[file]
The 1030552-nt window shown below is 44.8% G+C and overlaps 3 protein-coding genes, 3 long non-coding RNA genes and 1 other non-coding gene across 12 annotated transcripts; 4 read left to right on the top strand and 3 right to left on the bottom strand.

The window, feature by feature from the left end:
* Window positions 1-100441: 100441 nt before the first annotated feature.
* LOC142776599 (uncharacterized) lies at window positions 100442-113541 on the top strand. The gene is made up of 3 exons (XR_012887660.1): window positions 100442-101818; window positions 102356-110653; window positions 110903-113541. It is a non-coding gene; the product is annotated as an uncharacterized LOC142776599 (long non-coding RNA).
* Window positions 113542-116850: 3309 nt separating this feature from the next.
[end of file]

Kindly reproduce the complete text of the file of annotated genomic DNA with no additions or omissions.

The 1030552-nt window shown below is 44.8% G+C and overlaps 3 protein-coding genes, 3 long non-coding RNA genes and 1 other non-coding gene across 12 annotated transcripts; 4 read left to right on the top strand and 3 right to left on the bottom strand.

The window, feature by feature from the left end:
* Window positions 1-100441: 100441 nt before the first annotated feature.
* LOC142776599 (uncharacterized) lies at window positions 100442-113541 on the top strand. The gene is made up of 3 exons (XR_012887660.1): window positions 100442-101818; window positions 102356-110653; window positions 110903-113541. It is a non-coding gene; the product is annotated as an uncharacterized LOC142776599 (long non-coding RNA).
* Window positions 113542-116850: 3309 nt separating this feature from the next.